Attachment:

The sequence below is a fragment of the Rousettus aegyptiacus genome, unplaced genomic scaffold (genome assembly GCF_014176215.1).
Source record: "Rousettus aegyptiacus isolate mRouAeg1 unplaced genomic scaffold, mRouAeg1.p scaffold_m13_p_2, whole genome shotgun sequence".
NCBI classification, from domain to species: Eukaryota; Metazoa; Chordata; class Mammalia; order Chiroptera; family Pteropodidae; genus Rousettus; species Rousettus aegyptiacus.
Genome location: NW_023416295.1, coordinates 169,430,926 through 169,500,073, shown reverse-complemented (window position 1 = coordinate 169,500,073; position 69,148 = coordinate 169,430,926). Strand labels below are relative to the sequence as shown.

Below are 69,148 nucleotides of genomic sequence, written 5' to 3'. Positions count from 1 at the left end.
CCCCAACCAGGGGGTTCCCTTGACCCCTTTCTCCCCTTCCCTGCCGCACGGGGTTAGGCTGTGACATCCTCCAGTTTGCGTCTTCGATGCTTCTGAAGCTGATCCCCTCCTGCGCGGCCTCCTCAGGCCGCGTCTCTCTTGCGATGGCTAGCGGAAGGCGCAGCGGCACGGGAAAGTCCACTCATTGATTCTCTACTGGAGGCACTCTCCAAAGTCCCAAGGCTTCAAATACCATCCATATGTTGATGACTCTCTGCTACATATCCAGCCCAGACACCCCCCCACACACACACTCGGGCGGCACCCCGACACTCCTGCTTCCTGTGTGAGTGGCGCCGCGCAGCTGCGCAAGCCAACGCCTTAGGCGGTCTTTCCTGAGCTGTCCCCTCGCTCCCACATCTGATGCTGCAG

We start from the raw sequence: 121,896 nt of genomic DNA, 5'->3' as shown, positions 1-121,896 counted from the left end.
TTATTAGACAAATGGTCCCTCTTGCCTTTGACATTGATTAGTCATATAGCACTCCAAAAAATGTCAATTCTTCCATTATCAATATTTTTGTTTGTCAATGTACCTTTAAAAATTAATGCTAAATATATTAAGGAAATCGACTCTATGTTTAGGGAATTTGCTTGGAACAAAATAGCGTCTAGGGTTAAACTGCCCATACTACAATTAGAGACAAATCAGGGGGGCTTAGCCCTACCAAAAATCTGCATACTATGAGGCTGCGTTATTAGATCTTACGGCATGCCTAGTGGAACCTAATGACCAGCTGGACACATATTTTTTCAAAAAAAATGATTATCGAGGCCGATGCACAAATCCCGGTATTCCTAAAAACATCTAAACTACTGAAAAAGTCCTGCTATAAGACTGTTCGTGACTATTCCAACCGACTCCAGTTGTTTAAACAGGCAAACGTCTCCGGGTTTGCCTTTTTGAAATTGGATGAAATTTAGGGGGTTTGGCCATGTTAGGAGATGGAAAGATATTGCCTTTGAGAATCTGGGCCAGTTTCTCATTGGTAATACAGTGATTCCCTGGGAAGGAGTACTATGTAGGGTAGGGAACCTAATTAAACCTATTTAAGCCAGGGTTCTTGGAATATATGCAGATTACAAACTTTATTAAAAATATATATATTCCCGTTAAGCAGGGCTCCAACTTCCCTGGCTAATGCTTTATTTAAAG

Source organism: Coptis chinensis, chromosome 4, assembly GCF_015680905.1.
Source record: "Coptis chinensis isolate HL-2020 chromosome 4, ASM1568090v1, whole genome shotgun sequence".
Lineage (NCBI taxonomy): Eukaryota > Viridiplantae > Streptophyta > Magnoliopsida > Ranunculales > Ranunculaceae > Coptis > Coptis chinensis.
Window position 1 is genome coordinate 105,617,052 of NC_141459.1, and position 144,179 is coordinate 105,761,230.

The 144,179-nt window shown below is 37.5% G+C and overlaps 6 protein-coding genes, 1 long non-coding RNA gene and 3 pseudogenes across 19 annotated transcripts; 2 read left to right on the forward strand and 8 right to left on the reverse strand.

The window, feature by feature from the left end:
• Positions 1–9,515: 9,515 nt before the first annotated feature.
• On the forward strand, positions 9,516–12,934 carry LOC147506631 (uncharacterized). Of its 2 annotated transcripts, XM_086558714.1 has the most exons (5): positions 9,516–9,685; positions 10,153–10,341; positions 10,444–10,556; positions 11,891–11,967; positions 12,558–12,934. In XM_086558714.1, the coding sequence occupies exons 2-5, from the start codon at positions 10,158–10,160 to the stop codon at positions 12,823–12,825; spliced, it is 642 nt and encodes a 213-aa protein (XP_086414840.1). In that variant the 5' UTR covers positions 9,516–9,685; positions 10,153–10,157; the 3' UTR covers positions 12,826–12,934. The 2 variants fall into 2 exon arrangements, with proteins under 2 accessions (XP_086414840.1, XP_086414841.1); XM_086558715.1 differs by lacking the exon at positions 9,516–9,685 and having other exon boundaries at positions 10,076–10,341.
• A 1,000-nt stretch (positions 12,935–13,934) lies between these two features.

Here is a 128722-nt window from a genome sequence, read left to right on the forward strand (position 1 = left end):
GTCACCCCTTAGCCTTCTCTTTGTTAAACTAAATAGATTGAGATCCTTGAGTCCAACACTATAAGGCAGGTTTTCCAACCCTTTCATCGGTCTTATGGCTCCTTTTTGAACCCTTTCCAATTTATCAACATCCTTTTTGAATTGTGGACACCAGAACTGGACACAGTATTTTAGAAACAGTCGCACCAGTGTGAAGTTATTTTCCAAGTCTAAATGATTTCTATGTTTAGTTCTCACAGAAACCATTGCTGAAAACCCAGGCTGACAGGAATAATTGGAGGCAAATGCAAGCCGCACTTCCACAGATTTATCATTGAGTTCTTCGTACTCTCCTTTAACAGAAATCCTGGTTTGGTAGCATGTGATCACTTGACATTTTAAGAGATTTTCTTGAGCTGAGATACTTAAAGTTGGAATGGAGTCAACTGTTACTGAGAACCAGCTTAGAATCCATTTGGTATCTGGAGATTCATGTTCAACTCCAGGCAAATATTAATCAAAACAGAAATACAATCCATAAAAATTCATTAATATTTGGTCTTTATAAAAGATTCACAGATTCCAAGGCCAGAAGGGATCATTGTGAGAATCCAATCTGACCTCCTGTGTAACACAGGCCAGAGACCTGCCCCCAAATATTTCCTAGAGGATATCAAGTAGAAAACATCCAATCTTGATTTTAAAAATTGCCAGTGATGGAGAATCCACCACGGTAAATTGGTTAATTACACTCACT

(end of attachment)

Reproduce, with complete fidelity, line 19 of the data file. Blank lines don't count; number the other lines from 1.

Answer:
GTCACCCCTTAGCCTTCTCTTTGTTAAACTAAATAGATTGAGATCCTTGAGTCCAACACTATAAGGCAGGTTTTCCAACCCTTTCATCGGTCTTATGGCTCCTTTTTGAACCCTTTCCAATTTATCAACATCCTTTTTGAATTGTGGACACCAGAACTGGACACAGTATTTTAGAAACAGTCGCACCAGTGTGAAGTTATTTTCCAAGTCTAAATGATTTCTATGTTTAGTTCTCACAGAAACCATTGCTGAAAACCCAGGCTGACAGGAATAATTGGAGGCAAATGCAAGCCGCACTTCCACAGATTTATCATTGAGTTCTTCGTACTCTCCTTTAACAGAAATCCTGGTTTGGTAGCATGTGATCACTTGACATTTTAAGAGATTTTCTTGAGCTGAGATACTTAAAGTTGGAATGGAGTCAACTGTTACTGAGAACCAGCTTAGAATCCATTTGGTATCTGGAGATTCATGTTCAACTCCAGGCAAATATTAATCAAAACAGAAATACAATCCATAAAAATTCATTAATATTTGGTCTTTATAAAAGATTCACAGATTCCAAGGCCAGAAGGGATCATTGTGAGAATCCAATCTGACCTCCTGTGTAACACAGGCCAGAGACCTGCCCCCAAATATTTCCTAGAGGATATCAAGTAGAAAACATCCAATCTTGATTTTAAAAATTGCCAGTGATGGAGAATCCACCACGGTAAATTGGTTAATTACACTCACT